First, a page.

The World Economic Forum in Davos is a pricey event, running into thousands of dollars for many attendees even as it brings together the heads of corporations and the heads of nations. Yet on Thursday another common theme emerged as attendees heard a call to share the wealth. Speakers warned of unrest if concern for the poor, the jobless and the disadvantaged did not bring change.
Greek Prime Minister George Papandreou said that constant efforts to combat the global economic crisis had led to an “unsustainable” race to the bottom for social safety nets and labor standards in developed nations. In a speech, Papandreou said: “Politically, I believe we are at a turning point where ... there are signs in Europe of more nationalism, more racism, anti-Muslim, anti-Semitism, fundamentalisms of all types. We need to look to a different model.”
Although corporate leaders have relied on the surging economies of India and China as a means to keep their businesses profitable, despite waning trade in other regions, some speakers warned that this was a misplaced strategy. Former President Bill Clinton said that an essential part of business growth in this century had to be a means of dealing with income inequality, and U.S. economist Nouriel Roubini stated that continued budget cuts in Europe would lead to a backlash if people could not see an end to the hardships those cuts visited on them.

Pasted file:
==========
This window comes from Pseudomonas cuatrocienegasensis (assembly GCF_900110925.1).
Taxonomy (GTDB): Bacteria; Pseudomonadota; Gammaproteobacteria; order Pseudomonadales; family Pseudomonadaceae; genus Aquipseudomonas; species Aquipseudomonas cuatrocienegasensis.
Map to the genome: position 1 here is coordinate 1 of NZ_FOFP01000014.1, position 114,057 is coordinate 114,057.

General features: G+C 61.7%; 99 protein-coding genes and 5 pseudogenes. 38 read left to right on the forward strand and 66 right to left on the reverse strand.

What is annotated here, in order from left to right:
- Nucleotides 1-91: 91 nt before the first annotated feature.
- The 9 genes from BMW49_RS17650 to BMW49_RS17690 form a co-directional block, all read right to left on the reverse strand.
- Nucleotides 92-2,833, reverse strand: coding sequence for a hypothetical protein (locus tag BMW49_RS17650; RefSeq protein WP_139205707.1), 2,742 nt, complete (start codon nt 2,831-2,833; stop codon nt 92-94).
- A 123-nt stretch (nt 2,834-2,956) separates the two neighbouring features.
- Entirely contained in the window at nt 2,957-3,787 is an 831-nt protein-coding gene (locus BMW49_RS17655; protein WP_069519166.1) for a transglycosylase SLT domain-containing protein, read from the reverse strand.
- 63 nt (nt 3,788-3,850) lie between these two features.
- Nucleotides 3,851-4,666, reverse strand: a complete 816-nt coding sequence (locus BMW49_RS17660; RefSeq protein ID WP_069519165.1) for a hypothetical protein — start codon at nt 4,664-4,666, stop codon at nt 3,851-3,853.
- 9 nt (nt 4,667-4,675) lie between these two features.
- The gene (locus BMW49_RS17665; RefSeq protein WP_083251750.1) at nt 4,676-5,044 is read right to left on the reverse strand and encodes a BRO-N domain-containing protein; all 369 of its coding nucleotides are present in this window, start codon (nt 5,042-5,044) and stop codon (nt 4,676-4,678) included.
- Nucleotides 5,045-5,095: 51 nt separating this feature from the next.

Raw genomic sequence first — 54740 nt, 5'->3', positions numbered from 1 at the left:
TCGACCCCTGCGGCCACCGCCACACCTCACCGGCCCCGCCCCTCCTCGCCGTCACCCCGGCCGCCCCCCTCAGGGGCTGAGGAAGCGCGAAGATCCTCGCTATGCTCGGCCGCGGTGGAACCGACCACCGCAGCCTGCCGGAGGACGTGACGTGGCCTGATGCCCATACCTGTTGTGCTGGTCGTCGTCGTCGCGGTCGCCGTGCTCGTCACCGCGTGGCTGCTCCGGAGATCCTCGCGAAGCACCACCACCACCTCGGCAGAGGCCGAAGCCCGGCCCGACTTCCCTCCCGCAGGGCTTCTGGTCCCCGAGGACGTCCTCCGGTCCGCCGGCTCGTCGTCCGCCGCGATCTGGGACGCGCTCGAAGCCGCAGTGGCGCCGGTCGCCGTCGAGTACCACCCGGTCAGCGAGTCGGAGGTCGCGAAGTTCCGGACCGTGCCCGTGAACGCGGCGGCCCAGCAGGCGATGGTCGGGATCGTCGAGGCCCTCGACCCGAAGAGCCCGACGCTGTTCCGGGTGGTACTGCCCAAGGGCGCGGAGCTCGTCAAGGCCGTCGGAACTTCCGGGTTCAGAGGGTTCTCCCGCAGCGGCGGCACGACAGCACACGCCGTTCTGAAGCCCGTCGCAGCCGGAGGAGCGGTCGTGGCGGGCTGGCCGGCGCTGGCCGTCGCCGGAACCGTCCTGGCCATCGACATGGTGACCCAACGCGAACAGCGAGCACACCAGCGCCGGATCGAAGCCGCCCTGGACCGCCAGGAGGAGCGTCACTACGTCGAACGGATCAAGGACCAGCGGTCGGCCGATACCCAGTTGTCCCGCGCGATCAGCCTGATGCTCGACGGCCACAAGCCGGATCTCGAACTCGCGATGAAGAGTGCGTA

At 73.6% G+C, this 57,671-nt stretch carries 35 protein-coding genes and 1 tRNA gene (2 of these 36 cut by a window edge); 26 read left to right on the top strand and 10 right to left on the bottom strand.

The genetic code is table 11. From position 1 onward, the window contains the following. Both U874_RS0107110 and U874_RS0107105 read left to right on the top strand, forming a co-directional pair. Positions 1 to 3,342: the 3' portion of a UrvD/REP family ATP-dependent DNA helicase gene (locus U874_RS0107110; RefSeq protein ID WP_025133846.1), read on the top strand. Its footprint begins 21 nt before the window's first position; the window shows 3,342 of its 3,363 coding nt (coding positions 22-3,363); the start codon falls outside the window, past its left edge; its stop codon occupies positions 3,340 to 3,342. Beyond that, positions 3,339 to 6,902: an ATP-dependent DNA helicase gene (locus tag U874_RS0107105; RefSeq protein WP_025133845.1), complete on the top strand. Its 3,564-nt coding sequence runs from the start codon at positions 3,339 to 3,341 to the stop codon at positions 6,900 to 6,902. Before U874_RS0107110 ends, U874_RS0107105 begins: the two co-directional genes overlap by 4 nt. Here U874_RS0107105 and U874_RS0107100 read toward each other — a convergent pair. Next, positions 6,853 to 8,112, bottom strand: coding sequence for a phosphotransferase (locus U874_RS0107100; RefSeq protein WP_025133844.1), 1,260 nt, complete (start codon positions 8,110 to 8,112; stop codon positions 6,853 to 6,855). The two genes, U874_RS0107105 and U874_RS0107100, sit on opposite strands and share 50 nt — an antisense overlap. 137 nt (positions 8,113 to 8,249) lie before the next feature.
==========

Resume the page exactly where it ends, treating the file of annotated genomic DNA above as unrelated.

“People are willing to do austerity, willing to do sacrifices and reform as long as there's light at the end of the tunnel,” he said.
Maurice Levy, chairman and chief executive of French advertising firm Publicis, pointed directly toward “huge suspicion about CEOs, bankers, corporations.” In a panel discussion, he said, “People do not understand that these large corporations are doing extremely well, while their lives have not improved, and without the support of the people, there is no way we will be able to grow.”
Mthuli Ncube, the Tunis-based chief economist for the African Development Bank, referring to the current turmoil in both Tunisia and Egypt, said that if growth’s benefits were not shared more evenly, more trouble was likely. “If you are not even creating jobs, not even sharing the economic growth that is coming through, then there will be pushback," he said. "It's one thing to get good growth going. It is another to share that.”
German discount retailer Metro’s chief executive, Eckhard Cordes, said that better education and jobs requiring higher skills were the only way to dissolve the large numbers of young people without jobs throughout Europe. “We’ve got no choice,” he said, “in countries like Germany. What we have to do to at least keep the wealth we have today is to invest in education, train people, educate them.”
U.S. aluminum company Alcoa’s chairman and CEO, Klaus Kleinfeld, had a different notion, suggesting health care be regarded as a “growth engine”: “Elderly people you don't outsource, these people stay in the country.”
Previously, in an Associated Press report, financier George Soros had warned that richer and poorer EU nations were being divided by the euro instead of united, and that it was causing a “two-speed Europe” that would be “politically disruptive” and could cause Europe to “fall apart.” He had also said that richer nations should be investing and expanding more in poorer ones.